The story we must feel tenderness and compassion for

The narrator is a prudent and methodical lawyer, who never
reveals his name, possessor of a legal office that requires the help of four
scribes and copyists. His business describes him as a model of routine
operations and for the storyteller owner there do not seem to be any challenges
or problems to fulfill his activity. The discreet and paternal personality of
this narrator deserves bewilderment, as his behavior is quite erratic; it’s
even a very suitable pair for the maddening Bartleby. Praisefully, Deleuze
treats him as the prophet who is the only one able to glimpse the original
(virginal, almost celestial) trait of the scribe, at the same time, who is a
traitor with guilt for his inability to overcome the challenge received.

The characterization offers a special difficulty,
because the text offers a story about someone who does not know enough and also
there is nothing relevant to do. The lawyer narrator meets the clerk for a job
offer and accepts it without asking anything important; then it does not make
references to its origin and background.
Then he draws a writer without trajectory or ambitions,  food, impervious to the passions and
amusements, without love or nostalgia, staring behind the window, without going
out into the street, or pretending to gain advantages, without projects or
grudges, without family or friends … it is the succession of negations about
his being, an angelic antihero. In the beginning he is an exemplary employee,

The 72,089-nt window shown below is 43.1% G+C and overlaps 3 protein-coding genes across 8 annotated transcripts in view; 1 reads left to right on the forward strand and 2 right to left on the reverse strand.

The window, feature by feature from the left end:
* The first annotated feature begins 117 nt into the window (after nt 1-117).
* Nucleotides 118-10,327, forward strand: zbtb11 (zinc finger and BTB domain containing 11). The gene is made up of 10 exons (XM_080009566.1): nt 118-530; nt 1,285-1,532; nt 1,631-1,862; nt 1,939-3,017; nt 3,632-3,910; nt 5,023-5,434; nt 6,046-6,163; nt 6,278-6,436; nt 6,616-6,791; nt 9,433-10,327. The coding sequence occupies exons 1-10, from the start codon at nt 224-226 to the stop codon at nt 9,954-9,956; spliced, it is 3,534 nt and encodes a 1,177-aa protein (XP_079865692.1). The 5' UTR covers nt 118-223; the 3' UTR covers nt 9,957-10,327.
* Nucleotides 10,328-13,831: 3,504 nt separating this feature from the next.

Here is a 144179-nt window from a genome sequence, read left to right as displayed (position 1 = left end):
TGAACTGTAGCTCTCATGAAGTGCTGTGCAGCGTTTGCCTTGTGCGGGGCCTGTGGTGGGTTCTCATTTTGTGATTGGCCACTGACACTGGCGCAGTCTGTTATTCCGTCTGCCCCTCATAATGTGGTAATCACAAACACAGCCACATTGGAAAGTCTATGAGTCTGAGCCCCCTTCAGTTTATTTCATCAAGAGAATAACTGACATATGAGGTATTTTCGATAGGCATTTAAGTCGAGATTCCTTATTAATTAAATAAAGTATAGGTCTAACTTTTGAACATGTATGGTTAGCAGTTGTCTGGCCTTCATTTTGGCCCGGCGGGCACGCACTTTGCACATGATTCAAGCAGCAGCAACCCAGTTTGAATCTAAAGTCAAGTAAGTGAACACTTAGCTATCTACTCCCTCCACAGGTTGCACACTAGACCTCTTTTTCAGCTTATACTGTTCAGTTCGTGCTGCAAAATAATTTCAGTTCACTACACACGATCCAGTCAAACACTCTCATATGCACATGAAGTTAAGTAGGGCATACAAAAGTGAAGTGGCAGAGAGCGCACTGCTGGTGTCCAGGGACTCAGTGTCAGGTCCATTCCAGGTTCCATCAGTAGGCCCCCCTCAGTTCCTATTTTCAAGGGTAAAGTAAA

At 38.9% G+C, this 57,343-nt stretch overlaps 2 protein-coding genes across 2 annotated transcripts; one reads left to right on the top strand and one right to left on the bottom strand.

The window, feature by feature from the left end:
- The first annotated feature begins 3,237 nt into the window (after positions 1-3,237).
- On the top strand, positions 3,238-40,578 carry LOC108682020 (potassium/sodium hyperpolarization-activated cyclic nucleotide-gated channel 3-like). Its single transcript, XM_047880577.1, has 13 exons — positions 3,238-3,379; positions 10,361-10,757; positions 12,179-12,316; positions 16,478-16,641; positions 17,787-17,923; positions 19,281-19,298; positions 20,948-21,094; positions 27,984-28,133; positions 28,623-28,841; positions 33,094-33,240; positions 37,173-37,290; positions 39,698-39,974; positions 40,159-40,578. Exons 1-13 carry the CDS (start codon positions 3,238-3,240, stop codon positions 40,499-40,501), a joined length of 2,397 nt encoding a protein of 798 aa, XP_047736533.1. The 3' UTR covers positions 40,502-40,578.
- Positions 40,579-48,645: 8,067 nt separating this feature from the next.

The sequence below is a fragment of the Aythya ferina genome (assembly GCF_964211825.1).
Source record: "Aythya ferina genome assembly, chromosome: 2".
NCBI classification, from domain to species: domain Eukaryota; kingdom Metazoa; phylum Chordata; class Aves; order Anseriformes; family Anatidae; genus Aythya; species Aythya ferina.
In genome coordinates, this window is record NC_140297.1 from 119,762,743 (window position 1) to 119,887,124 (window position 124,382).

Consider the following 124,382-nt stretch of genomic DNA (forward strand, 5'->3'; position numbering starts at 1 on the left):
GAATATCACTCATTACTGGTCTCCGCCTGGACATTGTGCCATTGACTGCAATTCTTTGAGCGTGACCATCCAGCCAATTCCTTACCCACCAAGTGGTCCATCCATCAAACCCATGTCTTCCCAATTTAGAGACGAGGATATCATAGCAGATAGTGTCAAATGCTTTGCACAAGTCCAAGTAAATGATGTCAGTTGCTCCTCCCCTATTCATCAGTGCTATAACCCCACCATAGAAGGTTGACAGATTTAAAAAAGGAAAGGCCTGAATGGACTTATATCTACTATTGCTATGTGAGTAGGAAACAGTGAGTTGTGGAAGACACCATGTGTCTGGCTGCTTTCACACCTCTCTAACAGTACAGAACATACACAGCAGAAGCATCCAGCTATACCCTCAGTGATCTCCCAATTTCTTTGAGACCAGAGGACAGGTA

too hard working but silent and with an
air of perpetual sadness, reserved and not at all conflictive until the
mechanism of conflict in the narrative is unleashed and his conversion into a
protagonist of inaction.

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In this story we must feel tenderness and compassion
for the scribe; his maladaptive acts are explained by a disease of the spirit,
but a childish air that invites protection appears. This character is made in a
period before the use of mental illness for an easy explanation. On this
hypothesis of the behavior of “poor Bartleby” the story is very consistent,
but allows the reader to accompany the narrator in his constant bewilderment in
front of a simple refusal that repeats without stopping: “I would prefer
not to do it”. From the point of view of the inactive subject, inaction is
a kind of imprisonment of the being; From the external point of the person who
receives continuous negatives, there is a complementary obsession with so many
“not” well demarcated, although soft